Going to school is not that safe as most of the parents may think. Especially after the row of events followed by the horrible shooting in Columbine where the two initiators, both high school students, committed a suicide after killing some of their innocent schoolmates. Those two headshots marked an epoch of increased security in all educational institutions of the United States.
The worst thing is that two guys did not have any motives. Who knows if their dysfunctional behavior was provoked by the cruel shooting games or odious metal bands they were listening to. Anyway, for cinematography, that event opened a range of new ideas and opportunities. From Estonian “Klass” to American “Elephant”, the theme of school violence remains relevant even today.
In this article, we will teach you how to analyze movie in details as a part of Visual Arts and Design class. Also, we will explore how the director reflected the tragedy of those days in full.
“Based on real events…” This sort of movie’s prologue always arouses butterflies in my stomach. Probably, I wouldn’t stay so impressed after watching “Elephant” by Gus Van Sant if it weren't inspired by the real Columbine High School massacre.
Concerning my impressions, I was scared to death, not by the murders, but the way guys behaved: no mercy, no bitterness, and, what’s more freaky, no good motivation. However, I can’t say that the film seems dramatic to me. Perhaps, because of the lack of violence and blood. It’s too much complicated, like getting stuck in some labyrinth.
Frankly speaking, some episodes like the endless search of the main characters for their identity made me yawn. I enjoyed the beginning and the closing part only.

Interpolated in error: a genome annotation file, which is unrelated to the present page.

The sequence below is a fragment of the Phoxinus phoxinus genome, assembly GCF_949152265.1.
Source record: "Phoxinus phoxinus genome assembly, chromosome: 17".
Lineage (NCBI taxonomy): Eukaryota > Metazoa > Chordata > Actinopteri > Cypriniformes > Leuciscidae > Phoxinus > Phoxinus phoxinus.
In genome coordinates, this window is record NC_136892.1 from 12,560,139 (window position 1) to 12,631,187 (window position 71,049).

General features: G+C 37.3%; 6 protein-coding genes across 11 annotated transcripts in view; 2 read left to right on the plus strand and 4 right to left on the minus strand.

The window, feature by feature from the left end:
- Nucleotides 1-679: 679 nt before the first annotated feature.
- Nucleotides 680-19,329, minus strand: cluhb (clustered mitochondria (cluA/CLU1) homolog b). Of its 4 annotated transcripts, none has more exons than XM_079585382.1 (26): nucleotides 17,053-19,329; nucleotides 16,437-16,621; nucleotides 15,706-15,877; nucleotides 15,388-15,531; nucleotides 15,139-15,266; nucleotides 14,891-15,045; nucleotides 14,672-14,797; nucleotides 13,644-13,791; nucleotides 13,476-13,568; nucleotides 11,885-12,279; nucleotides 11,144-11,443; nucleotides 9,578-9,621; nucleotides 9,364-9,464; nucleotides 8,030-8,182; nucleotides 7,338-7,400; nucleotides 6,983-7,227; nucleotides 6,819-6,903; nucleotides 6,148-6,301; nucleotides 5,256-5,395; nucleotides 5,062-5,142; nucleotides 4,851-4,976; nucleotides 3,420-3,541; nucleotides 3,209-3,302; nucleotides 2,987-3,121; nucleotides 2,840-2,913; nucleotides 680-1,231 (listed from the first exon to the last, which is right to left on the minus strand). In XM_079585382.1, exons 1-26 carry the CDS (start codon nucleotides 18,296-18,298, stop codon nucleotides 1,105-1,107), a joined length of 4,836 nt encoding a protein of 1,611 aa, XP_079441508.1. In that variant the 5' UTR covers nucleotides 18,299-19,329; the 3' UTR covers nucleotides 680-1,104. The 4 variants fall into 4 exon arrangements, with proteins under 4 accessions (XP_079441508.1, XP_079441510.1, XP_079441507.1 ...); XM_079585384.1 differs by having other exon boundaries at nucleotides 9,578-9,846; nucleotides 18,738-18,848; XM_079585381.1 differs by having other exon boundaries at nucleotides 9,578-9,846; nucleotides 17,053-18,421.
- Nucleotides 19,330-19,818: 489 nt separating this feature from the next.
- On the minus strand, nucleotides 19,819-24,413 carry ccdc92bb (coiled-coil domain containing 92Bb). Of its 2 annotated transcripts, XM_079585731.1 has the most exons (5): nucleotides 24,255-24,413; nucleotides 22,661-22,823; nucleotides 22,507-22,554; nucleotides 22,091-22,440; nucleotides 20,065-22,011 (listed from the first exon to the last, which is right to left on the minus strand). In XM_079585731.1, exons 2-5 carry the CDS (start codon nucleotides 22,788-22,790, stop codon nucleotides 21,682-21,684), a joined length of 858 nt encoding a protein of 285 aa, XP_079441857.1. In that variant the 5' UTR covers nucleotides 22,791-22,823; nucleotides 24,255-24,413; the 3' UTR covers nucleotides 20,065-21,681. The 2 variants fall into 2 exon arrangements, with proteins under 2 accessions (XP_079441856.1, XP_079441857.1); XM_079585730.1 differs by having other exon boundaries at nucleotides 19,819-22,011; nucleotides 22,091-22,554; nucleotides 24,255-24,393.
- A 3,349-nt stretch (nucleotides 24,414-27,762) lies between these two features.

Van Sant’s film is very dreamy and unspecific. Sometimes I felt like watching documentary dedicated to insignificant teens problems and how a school premise should be planned. The watcher basically deals with location and educational environment. Before the scene in a library with that girl where the action begins, it takes about an hour to wait with the bated breath. All the movie details are made to feel like salvaged objects from the Titanic.
The primary goal of the movie director was to deliver the threat coming from two guys carrying some weapon through such elements as lighting, composition, sound, and other shooting techniques. The feeling of reality is supported by the documentary style of screening. With the help of camera and color, Gus expresses the life and its end by involving a view of the sky on the first plan. In the end, the edge disappears over its pole. It alarms “edge one life was cut”.
It was a wise decision to apply blue color: it calms dawn and makes worry at the same time. Later, darker colors are used to allude for the tragedy.
The upcoming storm is a symbol of following the massacre. In this picture, “elephant” rather refers to camera technique rather than to an animal. It’s about a composition that follows the characters throughout the entire movie. It helps to reach realism. From all the movements, the director chooses slowdowns to stress the quotidian scenes. The single flashback is used to highlight the primary plotline of the film, which is a massive murder by two killers. Another trick I’ve noticed is replaying the same scene three times (meeting with Elias and John). It is done to make us feel desperate. Also, outstanding lighting suffuses this motion picture with frequently soft and understated naturalistic sources. They range from majestic deserts to institutional hallways and murky interiors. High-angle compositions are involved. The art of soundscape composition I the best part as far as it reflects the dramatic side of the entire story best of all.
I heard the movie film sneered at for its "art house" approach. But I cannot disagree with this point. This movie is too calm, like a clinical shock, American post-effect silent reaction to real events. I would recommend watching Finnish “Class” by Ilmar Raag. There you can at least find some motif and even empathize the main hero.